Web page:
I was totally fascinated to see this journalism panel because it was headed up by one of the most unlikely person: Craig Newmark.
Newmark is the founder of Craigslist, the website program that has fundamentally changed advertising and has sent waves throughout the journalism industry.
Newspapers used to lean heavily on classified advertisement revenue, and when Craigslist digitized that, newspapers suffered.
According to information provided by Kelly McBride, co-panelist and senior faculty at the Poynter Institute, almost one quarter of working journalists have lost their jobs since 2007. For every $1 gained in digital advertising, $7 were lost in the print product (and that’s being generous, according to McBride.)
Newspaper revenues are down 40 percent, and there’s a crisis of confidence.
So why is Newmark there?
“I take a lot of grief from certain people who see you as the beginning of the decline,” McBride said to Newmark.
“The 21st century is the problem,” Newmark quipped back.
Newmark was outspoken about how he is not a part of the journalism industry, but he believes in it and wants it to succeed. McBride said she and others at the Poynter Institute are bringing together some of the best minds in the industry to analyze the framework and see if it can “make a pivot” to make it successful again.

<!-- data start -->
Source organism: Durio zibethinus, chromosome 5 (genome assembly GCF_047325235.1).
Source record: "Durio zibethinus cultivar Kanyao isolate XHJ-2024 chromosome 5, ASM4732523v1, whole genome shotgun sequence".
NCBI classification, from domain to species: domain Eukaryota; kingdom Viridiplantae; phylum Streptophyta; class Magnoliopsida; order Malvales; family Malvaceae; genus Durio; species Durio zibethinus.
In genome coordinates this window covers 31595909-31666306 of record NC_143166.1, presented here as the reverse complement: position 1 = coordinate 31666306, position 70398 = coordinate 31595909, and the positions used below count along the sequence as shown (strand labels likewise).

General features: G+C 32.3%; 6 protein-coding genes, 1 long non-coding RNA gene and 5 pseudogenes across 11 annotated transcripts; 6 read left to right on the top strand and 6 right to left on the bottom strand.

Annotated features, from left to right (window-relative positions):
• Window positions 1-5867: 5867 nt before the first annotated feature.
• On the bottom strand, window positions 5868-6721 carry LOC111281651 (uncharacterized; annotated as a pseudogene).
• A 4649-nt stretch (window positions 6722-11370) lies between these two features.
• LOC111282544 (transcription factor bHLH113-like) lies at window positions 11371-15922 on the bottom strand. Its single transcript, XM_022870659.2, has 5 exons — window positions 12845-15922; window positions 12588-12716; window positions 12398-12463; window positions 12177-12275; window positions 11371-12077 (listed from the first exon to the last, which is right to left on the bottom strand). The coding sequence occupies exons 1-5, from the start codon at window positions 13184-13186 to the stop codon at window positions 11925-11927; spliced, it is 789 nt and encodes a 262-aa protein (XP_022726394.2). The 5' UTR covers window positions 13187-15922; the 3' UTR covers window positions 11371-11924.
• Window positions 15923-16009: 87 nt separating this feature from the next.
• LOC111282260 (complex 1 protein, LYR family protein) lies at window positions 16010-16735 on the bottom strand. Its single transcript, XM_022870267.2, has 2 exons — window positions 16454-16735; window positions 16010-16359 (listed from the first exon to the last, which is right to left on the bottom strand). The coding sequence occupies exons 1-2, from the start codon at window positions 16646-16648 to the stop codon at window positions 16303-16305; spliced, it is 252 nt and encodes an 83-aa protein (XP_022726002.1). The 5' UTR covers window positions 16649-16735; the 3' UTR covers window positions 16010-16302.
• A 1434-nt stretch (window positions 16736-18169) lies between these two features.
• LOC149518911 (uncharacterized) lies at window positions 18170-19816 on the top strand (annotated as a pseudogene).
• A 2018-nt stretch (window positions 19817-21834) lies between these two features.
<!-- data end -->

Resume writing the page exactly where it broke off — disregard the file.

They discussed some of the changing parts of the industry. McBride said the Society of Professional Journalists has standards such as “seek the truth” will remain a central function in any era of journalism, but other parts of the industry are changing.
McBride and Newmark agreed that it’s becoming increasingly important for professionals who are trained in reporting, gathering information, and disseminating truth versus lies to curate content.
For example, they showed this clip: http://www.youtube.com/watch?v=m2EfmX6LoAA
This is CNN’s Soledad O’Brien taking on John Sununu, the former governor of New Hampshire. McBride said O’Brien and her staff knew that Sununu was going to inaccurately quote statistics and documents, and that she needed to be prepared and call him out on that. McBride called it the journalist’s duty to “get smart and speak with authority with sources instead of trusting everything they say.
“Reporters are smart: they typically know when they’re being lied to,” Newmark said. “The thing is that if you know something is awry, you smell it.”
Beth Brown, editor in chief